and lately a handful of them have been average or worse. Until I can get around to seeing some of the more recent films that have come out, I’ve been gorging on Lovecraft films, but recently I had the good fortune of seeing Dazed and Confused for the first time. Now, I am not nearly the first person to provide commentary on Richard Linklater (Before Midnight), but I wanted to take a pause to reflect on a movie that managed to both intrigue and entertain at such a high level that I immediately wanted to start it over again from the beginning. I’ve enjoyed a lot of movies, but can’t say I’ve had as much fun in a while.
Dazed and Confused (1993)
Plot: A bunch of high school students, namely rising seniors and freshmen, hang out on the last day and night of classes. Some of the seniors, like ambivalent football player Floyd (Jason London), take to paddling hapless freshmen, including the dorky, lovable Mitch (Wiley Wiggins). Quite plainly, there are so many characters that to outline each of their individual story-lines would be difficult and perhaps besides the point.
In case I didn’t clarify, Dazed and Confused an ensemble film. Everyone knows each other, since they’re in high school, but typical issues of following several people in a single movie are sidestepped smartly. Each character is treated like a human being, flaws and all, as seen in hothead Fred (Ben Affleck) or somewhat creepy Wooderson (Matthew McConaughey). In comparison to The Bling Ring, which I reviewed two weeks ago—a mean-spirited depiction of shallow teens—this movie tries to portray people as they are, and lets the intended messages precipitate naturally. The mix of across-the-board fantastic acting and humanized portrayals in Dazed and Confused make the subplots genuine and engaging, regardless of whether or not you care about high schoolers in the seventies. Wiley Wiggins as Mitch impressed me in particular, as he lends the role of awkward, nervous, and slightly apathetic teenager some subtlety and growth through minor changes in behavior.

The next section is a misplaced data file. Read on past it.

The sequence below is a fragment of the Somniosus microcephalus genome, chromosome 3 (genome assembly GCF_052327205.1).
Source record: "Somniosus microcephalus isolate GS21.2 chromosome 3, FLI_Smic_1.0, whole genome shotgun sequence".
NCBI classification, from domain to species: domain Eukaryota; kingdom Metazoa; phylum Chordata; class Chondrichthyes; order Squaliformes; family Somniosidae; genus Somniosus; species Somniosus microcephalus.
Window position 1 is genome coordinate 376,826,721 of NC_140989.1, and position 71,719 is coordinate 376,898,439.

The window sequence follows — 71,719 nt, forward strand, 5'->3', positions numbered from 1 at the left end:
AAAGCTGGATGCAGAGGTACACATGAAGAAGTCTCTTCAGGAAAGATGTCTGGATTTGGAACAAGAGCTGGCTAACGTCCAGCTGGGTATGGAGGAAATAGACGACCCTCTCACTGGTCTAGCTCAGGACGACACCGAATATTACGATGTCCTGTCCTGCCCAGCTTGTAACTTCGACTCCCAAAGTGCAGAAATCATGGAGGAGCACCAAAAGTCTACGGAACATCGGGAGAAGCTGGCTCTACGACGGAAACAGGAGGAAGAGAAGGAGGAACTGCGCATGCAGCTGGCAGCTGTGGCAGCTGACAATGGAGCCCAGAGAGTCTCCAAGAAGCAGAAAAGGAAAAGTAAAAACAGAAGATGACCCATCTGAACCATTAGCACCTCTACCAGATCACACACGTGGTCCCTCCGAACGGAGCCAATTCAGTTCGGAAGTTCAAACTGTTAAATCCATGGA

There’s also, of course, the humor. A lot of it is dated, with an unabashed approval of hazing that might seem problematic in modern contexts, not to mention a proliferation of drunk driving. In its defense, though, a huge part of Dazed and Confused is its honest portrayal, good and bad, of being a high schooler in this setting. Linklater’s greatest skill as director and screenwriter for this film is that he doesn’t judge, and while many of us will not like these actions, it’s not his job to make a moral tale about the horrors of drunk driving. He’s making a human story, and sometimes stupid teenagers in the seventies would drink and drive with no consequences. It happens.
But the successful humor lies in its simplicity, showing the frenzy that a nerd can feel when a testosterone-overdosed guy gets a bit too aggressive, or the incredulity of Ben Affleck when you disrespect him by giving the movie he directed an Oscar but not even nominating him for Best Director. Or maybe it was a prank? Either way, it’s the honest depictions of kids in relatable situations that garner laughs, not cheap jokes or cruel humor. It’s refreshing. Life is funny, not because of punchlines but rather strange occurrences, odd people, and happenstance. I related to the humor in Dazed and Confused more than I do in most movies, and despite its reputation as a stoner comedy, I can easily say I enjoyed it despite not usually enjoying that subgenre.
There is, at one level, so much more to say about this movie, as the deft direction and script, not to mention cinematography, create the unified success that is Dazed and Confused. At the same time, that’s really all I need to say here; if you have seen it, then I’m sure you can relate to these successes and hopefully understanding my impulse to write a short appreciation of it. If you haven’t, then I recommend checking it out, ignoring what you might have heard. Dazed and Confused is a lovely little film, one that serves repeated viewings. The pleasantry of seeing a comedy this well-made warrants your attention, and you will be rewarded for it.